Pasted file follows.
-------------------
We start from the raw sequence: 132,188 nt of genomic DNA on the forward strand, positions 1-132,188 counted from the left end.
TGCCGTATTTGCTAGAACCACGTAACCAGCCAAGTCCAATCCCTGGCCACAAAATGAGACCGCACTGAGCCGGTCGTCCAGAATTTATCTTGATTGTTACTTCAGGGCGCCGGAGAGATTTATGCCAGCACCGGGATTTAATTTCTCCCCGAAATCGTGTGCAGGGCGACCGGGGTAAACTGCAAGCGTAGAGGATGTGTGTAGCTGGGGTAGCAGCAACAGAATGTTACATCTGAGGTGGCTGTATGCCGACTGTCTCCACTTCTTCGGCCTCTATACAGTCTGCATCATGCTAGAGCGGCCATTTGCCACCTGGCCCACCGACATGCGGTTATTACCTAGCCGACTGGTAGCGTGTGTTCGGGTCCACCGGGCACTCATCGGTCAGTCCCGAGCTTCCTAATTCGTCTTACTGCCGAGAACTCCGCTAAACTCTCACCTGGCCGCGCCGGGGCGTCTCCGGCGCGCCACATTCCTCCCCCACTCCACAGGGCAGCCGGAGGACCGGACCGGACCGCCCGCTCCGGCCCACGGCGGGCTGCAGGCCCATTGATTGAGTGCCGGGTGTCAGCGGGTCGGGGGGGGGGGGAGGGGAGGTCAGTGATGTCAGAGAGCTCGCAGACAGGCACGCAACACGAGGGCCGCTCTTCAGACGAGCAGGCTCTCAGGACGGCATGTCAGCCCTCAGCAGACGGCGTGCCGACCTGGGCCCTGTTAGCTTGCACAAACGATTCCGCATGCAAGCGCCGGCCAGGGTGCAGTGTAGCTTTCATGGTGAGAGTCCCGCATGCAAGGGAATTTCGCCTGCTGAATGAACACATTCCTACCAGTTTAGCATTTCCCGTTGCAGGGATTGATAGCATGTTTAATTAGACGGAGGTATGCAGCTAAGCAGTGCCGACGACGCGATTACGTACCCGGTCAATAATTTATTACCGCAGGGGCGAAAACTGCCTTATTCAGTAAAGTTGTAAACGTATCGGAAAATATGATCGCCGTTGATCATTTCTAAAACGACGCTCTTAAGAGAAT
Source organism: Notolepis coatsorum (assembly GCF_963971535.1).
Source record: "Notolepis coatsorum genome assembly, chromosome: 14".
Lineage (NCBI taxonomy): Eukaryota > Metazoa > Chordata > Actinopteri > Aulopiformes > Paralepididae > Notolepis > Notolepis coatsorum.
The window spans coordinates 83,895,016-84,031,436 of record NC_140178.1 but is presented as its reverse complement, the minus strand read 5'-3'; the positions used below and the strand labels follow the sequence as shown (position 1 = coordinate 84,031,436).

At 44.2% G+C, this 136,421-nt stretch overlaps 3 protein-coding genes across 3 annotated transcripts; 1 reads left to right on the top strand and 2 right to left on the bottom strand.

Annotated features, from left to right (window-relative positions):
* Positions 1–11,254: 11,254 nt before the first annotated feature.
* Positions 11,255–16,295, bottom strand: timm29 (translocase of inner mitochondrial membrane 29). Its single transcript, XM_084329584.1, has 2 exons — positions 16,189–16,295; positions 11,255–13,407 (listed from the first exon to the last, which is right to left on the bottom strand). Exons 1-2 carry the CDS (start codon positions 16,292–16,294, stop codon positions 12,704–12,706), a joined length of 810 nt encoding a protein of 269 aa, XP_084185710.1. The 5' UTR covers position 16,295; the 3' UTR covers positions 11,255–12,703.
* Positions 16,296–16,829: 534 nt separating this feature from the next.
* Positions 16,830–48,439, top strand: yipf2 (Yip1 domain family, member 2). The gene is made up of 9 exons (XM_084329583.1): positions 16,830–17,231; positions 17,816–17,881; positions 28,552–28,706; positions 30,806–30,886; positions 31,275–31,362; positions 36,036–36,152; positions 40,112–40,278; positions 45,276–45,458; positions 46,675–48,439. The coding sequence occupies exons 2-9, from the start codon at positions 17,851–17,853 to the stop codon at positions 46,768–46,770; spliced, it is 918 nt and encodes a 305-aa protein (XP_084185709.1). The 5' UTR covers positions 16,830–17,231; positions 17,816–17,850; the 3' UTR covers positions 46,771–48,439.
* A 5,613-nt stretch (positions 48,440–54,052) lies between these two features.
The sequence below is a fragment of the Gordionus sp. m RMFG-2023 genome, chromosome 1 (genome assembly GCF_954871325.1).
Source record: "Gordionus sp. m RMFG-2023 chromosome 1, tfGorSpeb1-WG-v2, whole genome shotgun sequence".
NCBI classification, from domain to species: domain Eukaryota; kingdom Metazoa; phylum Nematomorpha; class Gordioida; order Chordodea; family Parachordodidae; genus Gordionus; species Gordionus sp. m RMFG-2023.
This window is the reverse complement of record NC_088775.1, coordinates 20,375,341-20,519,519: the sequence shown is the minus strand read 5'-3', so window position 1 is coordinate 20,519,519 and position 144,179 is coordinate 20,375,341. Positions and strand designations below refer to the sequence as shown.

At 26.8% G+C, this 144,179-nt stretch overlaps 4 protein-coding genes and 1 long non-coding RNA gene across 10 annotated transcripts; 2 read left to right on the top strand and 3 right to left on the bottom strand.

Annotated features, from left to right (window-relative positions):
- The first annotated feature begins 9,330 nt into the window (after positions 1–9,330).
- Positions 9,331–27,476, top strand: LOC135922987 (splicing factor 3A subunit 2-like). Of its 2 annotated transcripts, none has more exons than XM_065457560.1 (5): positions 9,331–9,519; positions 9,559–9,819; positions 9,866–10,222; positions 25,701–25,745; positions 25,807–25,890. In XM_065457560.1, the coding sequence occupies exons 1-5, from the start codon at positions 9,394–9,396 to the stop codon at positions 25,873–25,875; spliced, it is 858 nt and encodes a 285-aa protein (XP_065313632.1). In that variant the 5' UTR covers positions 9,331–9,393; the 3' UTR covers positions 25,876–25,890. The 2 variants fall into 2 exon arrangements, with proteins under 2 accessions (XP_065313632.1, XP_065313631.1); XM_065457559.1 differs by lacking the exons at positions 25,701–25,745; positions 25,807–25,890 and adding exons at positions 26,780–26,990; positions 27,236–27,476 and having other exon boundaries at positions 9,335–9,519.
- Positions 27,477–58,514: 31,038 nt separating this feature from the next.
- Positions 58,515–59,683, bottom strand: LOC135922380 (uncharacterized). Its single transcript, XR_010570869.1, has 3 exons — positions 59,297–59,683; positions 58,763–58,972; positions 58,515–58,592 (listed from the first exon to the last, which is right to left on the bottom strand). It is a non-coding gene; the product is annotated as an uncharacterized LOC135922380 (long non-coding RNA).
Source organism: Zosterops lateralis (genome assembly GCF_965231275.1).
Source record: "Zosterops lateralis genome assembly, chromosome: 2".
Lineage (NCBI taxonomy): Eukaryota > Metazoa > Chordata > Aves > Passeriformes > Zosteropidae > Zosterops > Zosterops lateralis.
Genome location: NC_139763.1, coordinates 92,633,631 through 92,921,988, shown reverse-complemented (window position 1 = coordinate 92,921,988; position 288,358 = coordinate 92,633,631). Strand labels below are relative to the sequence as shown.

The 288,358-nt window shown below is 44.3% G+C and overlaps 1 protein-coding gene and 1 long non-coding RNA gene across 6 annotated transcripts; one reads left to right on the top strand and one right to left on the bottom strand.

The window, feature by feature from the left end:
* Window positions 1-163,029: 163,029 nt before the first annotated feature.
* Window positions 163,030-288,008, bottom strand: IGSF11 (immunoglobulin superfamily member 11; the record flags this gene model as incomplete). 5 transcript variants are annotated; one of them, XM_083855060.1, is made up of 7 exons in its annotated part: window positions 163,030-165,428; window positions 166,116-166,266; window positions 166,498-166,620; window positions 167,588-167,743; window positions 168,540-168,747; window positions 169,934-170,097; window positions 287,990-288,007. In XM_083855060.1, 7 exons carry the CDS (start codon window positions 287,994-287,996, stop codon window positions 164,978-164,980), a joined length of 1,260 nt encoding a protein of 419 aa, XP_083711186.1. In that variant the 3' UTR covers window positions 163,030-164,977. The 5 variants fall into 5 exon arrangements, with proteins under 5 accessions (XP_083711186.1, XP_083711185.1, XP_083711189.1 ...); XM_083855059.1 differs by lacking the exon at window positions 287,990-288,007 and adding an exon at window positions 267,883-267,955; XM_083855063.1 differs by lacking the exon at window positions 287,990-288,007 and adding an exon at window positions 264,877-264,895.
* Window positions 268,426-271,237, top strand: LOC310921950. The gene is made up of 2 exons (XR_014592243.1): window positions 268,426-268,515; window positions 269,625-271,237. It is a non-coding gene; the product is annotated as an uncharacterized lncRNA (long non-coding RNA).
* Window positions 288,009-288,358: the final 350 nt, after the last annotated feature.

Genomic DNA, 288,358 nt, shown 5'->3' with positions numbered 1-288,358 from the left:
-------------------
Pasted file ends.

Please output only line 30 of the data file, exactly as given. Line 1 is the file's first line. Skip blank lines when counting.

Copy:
* Window positions 1-163,029: 163,029 nt before the first annotated feature.